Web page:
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Dusapin - Faustus, The Last Night
Dusapin - Faustus The Last Night
Actors: Georg Nigl, Urban Malmberg, Caroline Stein, Robert Worle, Jaco Huijpen
Director: Peter Mussbach
Genres: Music Video & Concerts, Musicals & Performing Arts
NR     2007     1hr 31min


     
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Movie Details

Actors: Georg Nigl, Urban Malmberg, Caroline Stein, Robert Worle, Jaco Huijpen
Director: Peter Mussbach
Genres: Music Video & Concerts, Musicals & Performing Arts
Sub-Genres: Music Video & Concerts, Classical
Studio: Naive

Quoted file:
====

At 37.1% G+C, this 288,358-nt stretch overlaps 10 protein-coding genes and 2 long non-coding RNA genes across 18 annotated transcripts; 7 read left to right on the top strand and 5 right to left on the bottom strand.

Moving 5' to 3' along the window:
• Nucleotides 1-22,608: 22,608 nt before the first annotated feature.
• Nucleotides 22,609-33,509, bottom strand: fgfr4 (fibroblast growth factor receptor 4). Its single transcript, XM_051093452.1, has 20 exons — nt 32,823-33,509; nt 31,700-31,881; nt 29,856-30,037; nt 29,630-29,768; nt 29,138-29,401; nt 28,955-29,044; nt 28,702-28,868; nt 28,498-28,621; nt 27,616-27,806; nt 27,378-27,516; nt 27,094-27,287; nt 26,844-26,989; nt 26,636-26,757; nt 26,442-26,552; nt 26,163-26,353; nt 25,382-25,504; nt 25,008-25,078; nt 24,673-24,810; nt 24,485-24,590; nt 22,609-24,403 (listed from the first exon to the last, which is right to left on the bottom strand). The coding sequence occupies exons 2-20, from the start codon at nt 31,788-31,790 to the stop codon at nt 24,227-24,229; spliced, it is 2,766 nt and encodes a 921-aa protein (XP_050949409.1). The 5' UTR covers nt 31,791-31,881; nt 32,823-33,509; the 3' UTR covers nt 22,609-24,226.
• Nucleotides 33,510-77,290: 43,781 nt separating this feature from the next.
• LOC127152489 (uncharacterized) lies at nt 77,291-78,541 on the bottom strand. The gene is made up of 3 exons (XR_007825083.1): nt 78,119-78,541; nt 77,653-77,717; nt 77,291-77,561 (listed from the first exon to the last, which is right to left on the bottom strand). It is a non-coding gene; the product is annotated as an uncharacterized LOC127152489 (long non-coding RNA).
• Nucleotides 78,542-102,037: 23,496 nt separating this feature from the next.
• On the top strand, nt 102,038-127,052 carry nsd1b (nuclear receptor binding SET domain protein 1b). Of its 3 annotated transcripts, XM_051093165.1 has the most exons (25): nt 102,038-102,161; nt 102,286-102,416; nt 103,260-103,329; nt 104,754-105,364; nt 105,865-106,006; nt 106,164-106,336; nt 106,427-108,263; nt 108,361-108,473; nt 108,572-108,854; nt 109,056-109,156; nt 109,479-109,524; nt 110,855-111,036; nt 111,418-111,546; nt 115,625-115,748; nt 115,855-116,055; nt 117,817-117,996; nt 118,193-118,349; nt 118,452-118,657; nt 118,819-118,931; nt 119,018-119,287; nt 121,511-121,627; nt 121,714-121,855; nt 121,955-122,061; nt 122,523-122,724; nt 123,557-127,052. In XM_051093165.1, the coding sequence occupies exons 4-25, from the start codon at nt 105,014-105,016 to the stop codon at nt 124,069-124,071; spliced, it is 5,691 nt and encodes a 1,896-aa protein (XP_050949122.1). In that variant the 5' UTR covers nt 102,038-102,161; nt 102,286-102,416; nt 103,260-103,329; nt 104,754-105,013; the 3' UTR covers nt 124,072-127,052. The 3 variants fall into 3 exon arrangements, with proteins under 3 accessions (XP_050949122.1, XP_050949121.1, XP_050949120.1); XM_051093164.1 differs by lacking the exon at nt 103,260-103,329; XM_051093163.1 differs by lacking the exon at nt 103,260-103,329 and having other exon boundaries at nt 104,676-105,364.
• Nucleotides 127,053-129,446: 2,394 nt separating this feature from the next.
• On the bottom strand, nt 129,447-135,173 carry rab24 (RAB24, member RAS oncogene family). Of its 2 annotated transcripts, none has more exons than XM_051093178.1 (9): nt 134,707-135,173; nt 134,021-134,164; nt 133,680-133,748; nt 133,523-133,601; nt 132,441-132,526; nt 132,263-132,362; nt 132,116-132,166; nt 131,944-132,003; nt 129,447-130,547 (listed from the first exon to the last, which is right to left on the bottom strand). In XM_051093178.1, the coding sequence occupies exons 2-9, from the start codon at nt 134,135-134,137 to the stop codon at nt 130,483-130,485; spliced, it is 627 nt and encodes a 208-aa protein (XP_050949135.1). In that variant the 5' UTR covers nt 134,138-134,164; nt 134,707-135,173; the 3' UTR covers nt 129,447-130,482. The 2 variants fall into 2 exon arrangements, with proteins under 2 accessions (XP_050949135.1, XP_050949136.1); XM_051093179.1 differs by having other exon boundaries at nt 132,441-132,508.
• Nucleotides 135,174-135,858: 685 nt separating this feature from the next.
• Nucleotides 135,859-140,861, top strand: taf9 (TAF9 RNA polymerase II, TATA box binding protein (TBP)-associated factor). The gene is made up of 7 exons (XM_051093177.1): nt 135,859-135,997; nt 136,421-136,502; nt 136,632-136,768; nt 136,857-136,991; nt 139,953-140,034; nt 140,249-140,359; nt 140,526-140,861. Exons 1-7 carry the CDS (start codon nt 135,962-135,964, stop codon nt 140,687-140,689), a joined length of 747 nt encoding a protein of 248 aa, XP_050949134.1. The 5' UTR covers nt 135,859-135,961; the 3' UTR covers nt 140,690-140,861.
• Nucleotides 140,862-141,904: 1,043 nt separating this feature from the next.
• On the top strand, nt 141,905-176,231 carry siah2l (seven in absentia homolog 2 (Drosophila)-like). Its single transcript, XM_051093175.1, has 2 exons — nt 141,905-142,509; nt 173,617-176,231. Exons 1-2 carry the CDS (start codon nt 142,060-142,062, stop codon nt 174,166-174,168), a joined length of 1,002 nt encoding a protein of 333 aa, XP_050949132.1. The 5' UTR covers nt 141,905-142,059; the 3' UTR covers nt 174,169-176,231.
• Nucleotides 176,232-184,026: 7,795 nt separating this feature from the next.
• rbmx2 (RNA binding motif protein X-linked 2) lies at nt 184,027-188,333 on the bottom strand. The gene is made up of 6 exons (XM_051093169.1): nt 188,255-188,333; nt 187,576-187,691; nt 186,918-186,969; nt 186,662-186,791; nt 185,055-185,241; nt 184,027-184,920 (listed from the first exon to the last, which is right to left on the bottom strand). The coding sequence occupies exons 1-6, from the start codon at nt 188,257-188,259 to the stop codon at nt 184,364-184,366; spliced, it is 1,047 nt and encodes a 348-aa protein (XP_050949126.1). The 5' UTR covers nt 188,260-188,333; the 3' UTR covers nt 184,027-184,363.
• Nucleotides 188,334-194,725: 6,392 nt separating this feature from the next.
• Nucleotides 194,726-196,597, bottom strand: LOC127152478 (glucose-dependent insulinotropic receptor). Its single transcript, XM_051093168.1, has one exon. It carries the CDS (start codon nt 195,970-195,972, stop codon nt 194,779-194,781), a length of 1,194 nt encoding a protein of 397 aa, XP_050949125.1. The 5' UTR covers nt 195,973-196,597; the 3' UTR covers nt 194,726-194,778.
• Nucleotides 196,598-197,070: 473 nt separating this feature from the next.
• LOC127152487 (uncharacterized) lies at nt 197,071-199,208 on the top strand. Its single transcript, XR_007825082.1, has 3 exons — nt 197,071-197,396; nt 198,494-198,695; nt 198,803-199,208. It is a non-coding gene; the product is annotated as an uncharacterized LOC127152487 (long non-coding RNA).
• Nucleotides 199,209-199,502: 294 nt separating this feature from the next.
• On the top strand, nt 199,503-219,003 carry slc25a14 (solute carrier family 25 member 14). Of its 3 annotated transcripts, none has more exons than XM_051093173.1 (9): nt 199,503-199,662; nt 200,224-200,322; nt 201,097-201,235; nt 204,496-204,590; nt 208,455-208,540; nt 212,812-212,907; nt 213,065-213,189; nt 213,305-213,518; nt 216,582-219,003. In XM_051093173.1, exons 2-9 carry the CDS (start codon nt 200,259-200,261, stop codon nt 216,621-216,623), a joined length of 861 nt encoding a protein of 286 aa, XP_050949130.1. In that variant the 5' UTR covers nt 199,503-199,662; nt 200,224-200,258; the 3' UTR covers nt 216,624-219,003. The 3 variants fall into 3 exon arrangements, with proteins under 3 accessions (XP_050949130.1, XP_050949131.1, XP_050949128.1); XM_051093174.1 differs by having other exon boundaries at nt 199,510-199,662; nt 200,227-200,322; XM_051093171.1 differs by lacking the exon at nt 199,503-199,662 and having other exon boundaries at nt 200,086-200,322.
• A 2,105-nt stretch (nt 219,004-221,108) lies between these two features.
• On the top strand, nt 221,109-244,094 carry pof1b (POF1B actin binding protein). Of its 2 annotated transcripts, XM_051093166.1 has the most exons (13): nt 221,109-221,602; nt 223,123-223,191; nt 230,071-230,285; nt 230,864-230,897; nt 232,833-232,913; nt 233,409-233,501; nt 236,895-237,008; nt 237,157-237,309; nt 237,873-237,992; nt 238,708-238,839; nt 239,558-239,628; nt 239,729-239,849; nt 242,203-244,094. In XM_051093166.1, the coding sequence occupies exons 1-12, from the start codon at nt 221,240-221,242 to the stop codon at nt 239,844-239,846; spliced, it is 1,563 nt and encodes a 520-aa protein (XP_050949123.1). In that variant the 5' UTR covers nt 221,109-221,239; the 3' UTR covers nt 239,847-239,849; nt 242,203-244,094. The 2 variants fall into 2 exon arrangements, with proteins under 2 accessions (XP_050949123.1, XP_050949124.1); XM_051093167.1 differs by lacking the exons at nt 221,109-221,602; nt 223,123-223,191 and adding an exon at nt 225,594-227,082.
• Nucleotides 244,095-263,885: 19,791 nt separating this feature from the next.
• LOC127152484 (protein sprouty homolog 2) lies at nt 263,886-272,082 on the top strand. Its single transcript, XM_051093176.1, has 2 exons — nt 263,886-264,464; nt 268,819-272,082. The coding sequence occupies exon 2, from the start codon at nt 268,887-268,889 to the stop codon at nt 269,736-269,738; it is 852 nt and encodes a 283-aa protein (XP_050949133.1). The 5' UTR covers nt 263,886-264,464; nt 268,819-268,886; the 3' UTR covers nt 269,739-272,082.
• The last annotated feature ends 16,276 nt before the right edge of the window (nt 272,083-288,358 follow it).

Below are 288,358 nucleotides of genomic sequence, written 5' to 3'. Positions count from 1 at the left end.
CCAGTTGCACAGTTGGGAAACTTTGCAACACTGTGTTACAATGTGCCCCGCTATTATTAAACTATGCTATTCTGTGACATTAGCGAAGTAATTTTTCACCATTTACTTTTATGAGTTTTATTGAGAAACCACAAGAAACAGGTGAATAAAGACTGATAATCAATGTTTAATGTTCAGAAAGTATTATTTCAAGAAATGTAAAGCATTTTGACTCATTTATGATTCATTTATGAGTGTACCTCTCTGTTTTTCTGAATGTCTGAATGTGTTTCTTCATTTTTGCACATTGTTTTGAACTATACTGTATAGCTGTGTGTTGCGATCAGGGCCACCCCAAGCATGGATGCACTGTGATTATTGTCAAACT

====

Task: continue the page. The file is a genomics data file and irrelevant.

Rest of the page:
Format: DVD - Widescreen - Subtitled
DVD Release Date: 04/24/2007
Original Release Date: 01/01/2007
Theatrical Release Date: 01/01/2007
Release Year: 2007
Run Time: 1hr 31min
Screens: Widescreen
Number of Discs: 1
SwapaDVD Credits: 1
Total Copies: 0
Members Wishing: 0
MPAA Rating: NR (Not Rated)
Subtitles: English

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Movie Reviews

Another great find of contempory opera
David L. Myers | 04/29/2007
(4 out of 5 stars)

"Wow! A powerhouse from an unknown (to me) composer. The five singers set a standard for future productions of this marvelous work. They deal with a difficult but interesting stage set and provide a clarity of the english libretto seldom realized on disc. The orchestra is up to the demands of the score adding to the total realization of this powerfull work. A short filmed commentary by the composer and conductor are all that is necessary to complete the overpowering experience of this work."
When Godot becomes Togod
Jacques COULARDEAU | OLLIERGUES France | 12/19/2007
(5 out of 5 stars)